A Japanese minister has confirmed that crypto donations are perfectly legal in the country due to a classification loophole. According to a Reuters report, Japanese minister of internal affairs and communication Sanae Takaichi confirmed that new found legality of crypto donations in the county.
The minister specifically commented about their use in elections, stating that crypto donations were not subject to the stringent political funds control laws currently in place. These laws affirm that all donations given to politicians whether in form of fiat, stocks, or bonds must be reported publically. Cryptocurencies incredibly don’t fall into this category due to their current classification, which means that neither the candidate running for office, nor the donor need to report the contribution.
This at first glance looks like a major positive step as far as the crypto industry in japan, but an in-depth look reveals that this is just a legal loophole. When it comes to political funding and campaigns in japan, the rules are very stringent. The political fund’s control act (PFCA) specifically sets out certain criteria for political contributions that the crypto contribution loophole contravenes.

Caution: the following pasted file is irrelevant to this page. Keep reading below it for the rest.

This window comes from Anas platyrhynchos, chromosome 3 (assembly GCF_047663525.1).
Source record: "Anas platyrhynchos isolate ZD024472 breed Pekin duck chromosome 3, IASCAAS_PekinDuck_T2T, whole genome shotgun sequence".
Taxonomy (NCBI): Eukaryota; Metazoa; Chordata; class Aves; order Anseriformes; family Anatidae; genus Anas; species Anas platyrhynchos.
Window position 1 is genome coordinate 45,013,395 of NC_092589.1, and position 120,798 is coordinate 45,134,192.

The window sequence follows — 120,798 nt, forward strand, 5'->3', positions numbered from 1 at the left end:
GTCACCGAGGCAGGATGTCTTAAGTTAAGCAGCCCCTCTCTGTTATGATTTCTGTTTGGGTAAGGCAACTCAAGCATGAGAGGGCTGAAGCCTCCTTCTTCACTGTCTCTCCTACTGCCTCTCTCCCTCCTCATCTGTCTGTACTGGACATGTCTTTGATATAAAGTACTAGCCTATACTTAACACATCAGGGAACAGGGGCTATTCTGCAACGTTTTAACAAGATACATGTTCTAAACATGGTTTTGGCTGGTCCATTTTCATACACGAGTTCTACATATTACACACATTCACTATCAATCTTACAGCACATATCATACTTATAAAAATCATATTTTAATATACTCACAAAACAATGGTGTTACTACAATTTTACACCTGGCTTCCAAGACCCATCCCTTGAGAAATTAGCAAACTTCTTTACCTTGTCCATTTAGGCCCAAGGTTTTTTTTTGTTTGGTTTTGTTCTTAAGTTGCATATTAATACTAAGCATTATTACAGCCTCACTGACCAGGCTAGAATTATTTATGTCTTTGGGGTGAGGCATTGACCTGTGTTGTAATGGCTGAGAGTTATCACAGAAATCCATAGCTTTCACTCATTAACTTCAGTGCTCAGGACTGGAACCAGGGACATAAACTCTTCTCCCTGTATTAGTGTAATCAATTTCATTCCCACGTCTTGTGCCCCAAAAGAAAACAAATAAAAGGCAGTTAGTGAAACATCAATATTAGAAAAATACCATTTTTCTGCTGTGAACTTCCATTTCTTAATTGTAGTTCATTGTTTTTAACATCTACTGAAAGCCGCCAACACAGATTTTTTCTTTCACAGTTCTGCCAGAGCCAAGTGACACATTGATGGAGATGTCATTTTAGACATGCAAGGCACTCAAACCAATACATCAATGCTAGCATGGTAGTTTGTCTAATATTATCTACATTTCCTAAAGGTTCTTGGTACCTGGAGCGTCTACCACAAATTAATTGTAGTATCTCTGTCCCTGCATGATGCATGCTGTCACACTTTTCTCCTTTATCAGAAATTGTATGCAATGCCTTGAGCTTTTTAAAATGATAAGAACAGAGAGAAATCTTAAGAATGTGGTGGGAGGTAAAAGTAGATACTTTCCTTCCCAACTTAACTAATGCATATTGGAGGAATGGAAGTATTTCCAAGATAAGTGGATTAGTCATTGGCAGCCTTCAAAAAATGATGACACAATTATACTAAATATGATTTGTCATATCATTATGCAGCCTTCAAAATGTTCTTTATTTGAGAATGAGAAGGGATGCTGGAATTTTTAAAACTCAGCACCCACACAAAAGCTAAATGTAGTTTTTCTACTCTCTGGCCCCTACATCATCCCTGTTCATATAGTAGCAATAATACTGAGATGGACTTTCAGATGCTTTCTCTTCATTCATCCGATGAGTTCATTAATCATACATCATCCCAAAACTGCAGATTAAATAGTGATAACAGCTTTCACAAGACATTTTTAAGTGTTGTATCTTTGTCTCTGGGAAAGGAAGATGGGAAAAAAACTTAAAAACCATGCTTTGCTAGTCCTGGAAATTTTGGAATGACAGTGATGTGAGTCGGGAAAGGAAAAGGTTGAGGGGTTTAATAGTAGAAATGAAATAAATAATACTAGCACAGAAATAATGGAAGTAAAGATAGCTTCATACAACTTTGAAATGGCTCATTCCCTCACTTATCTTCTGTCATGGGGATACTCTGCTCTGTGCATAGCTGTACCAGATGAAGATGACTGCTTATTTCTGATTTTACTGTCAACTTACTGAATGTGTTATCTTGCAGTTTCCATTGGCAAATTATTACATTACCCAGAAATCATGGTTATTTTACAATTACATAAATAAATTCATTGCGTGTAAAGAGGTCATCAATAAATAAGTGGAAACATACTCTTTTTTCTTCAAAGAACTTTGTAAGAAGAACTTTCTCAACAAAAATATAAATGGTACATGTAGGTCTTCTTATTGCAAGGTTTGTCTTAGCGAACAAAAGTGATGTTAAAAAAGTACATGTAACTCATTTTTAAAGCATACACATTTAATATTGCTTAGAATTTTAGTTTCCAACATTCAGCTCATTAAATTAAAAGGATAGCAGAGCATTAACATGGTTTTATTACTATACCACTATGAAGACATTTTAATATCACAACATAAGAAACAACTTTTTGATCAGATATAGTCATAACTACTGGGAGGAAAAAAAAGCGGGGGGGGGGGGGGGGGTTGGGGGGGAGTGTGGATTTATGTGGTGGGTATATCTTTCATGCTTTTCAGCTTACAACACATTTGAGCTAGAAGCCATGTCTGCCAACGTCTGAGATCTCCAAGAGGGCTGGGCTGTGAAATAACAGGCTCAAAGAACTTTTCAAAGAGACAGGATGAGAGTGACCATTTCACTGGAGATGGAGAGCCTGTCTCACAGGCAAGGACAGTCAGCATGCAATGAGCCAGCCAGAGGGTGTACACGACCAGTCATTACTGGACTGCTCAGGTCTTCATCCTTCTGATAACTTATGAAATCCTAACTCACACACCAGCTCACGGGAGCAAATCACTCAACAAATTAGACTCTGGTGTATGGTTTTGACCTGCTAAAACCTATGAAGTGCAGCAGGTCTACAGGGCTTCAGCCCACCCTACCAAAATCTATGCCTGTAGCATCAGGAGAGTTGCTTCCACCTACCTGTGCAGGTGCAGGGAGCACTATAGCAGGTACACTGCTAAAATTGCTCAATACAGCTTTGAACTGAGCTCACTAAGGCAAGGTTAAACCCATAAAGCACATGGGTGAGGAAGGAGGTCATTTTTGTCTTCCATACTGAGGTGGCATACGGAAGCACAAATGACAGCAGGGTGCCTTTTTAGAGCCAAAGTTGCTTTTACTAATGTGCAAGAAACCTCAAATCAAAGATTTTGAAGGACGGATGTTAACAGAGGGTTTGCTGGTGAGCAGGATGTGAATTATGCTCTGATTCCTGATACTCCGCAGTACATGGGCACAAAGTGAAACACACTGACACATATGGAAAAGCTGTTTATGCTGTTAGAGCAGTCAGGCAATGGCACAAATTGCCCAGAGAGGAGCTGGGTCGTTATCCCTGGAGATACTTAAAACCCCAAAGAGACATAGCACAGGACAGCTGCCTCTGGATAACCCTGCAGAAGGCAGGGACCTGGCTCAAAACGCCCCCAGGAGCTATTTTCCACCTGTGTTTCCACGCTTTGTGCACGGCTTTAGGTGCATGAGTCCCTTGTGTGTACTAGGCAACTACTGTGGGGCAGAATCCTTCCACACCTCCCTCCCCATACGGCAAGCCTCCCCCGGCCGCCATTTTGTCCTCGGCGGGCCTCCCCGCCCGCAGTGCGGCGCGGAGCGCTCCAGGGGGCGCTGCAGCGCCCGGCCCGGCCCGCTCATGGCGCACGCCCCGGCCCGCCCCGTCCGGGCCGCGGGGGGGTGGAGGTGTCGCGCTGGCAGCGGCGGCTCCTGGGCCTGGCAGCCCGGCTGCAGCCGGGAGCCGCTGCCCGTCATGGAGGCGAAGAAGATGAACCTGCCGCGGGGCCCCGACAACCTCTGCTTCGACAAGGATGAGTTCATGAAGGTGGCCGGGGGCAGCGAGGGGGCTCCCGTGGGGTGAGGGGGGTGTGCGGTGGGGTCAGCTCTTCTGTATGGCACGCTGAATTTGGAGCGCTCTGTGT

The loophole contravenes The International Institute for Democracy and Electoral Assistance, Article 22-6 of the Political Funds Control Act, 1948 which notes that:
“It is prohibited to make anonymous contribution in connection with elections or other political activities”
The fact that cryptocurrencies are decentralized and not under the control of governments, means that the identity of donors remains anonymous. The clause also spells out the limit that a donor can contribute up to;
“The amount of individual contribution to a person other than political parties and political fund organizations may not exceed 1.5 million yen per year.”
The crypto loophole as well as the use of privacy coins disguises the amounts sent to politicians by donors, which means that the article can also be contravened in that sense. Cryptos are currently taxable in japan, but the rules are contravened here again because you cannot tax what can’t be declared.
In light of all this, Japanese university law professor Tomoaki Iwa has noted that the loophole is a classic case of progress outrunning legislation. According to professor Iwa, “The current law does not keep pace with the times.” It is highly unlikely that this loophole will be left open for much longer though, since Japan is famed for being a pioneer of self-regulation. It does however present a case of policy lagging far behind innovation as Professor Iwa rightly pointed out.